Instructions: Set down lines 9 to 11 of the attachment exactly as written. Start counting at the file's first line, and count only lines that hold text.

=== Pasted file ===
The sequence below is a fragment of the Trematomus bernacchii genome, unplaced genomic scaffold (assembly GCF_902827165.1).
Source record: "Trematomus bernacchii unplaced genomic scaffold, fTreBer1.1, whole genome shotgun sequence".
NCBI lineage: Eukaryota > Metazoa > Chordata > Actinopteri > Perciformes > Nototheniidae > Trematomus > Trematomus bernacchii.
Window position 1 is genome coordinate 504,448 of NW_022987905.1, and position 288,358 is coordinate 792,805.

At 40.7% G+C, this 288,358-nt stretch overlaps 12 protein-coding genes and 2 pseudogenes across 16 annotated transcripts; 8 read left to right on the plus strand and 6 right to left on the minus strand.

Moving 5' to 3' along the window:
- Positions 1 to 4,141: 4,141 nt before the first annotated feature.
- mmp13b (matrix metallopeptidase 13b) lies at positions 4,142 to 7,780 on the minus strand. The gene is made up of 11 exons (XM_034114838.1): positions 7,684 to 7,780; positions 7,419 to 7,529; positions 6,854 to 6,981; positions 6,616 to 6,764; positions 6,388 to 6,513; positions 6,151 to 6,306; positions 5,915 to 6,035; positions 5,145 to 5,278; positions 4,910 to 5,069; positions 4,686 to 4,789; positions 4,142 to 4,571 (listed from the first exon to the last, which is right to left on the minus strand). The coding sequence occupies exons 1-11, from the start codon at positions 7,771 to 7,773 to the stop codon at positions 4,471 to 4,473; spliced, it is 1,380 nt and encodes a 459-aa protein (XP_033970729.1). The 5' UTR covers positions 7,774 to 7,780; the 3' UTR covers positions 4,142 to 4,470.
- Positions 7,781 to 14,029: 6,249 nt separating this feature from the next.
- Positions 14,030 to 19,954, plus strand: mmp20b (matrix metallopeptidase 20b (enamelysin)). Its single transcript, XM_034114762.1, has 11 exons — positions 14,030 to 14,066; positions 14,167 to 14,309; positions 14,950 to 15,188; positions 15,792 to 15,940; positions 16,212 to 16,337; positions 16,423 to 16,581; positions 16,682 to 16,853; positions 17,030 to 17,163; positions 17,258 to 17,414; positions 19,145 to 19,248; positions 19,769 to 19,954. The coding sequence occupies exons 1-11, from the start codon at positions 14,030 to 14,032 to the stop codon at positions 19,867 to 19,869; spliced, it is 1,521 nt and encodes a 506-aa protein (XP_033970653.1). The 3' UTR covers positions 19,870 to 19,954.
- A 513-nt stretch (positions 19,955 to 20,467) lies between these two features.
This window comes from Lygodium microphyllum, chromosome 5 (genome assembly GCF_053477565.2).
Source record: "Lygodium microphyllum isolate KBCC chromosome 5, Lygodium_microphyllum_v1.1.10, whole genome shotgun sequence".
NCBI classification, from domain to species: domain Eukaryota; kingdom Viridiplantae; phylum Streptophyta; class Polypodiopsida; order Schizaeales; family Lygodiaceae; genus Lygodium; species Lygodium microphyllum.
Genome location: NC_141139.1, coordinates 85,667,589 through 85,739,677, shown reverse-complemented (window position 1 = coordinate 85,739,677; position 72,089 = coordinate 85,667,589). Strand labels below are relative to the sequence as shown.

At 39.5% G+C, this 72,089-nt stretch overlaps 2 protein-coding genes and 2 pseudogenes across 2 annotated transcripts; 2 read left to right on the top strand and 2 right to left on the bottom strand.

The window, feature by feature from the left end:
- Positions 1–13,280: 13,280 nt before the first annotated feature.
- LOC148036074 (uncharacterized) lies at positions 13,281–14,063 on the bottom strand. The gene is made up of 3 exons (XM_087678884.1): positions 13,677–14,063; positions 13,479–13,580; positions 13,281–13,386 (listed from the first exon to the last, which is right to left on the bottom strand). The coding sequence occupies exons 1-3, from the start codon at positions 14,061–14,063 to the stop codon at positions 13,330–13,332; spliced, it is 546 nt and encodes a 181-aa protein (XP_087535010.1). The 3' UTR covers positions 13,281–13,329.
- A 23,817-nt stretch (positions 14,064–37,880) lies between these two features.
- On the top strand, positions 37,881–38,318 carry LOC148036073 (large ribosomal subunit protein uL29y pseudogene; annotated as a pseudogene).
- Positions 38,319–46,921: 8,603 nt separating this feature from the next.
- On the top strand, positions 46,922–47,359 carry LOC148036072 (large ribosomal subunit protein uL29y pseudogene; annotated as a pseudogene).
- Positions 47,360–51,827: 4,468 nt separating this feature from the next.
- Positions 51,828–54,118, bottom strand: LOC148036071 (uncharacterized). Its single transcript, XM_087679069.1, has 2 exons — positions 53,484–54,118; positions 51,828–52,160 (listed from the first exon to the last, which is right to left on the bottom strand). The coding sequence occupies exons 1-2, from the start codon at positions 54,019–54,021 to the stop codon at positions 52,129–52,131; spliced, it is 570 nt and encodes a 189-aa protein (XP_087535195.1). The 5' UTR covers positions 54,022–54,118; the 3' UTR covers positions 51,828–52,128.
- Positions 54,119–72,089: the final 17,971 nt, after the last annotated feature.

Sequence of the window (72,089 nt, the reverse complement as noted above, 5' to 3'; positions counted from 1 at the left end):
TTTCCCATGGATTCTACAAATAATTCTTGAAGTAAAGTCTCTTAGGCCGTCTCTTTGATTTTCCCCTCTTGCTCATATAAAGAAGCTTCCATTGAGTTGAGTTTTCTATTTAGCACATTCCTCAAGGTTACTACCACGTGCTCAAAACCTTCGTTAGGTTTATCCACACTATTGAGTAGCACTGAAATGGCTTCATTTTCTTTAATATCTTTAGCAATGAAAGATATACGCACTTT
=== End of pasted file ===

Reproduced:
- Positions 7,781 to 14,029: 6,249 nt separating this feature from the next.
- Positions 14,030 to 19,954, plus strand: mmp20b (matrix metallopeptidase 20b (enamelysin)). Its single transcript, XM_034114762.1, has 11 exons — positions 14,030 to 14,066; positions 14,167 to 14,309; positions 14,950 to 15,188; positions 15,792 to 15,940; positions 16,212 to 16,337; positions 16,423 to 16,581; positions 16,682 to 16,853; positions 17,030 to 17,163; positions 17,258 to 17,414; positions 19,145 to 19,248; positions 19,769 to 19,954. The coding sequence occupies exons 1-11, from the start codon at positions 14,030 to 14,032 to the stop codon at positions 19,867 to 19,869; spliced, it is 1,521 nt and encodes a 506-aa protein (XP_033970653.1). The 3' UTR covers positions 19,870 to 19,954.
- A 513-nt stretch (positions 19,955 to 20,467) lies between these two features.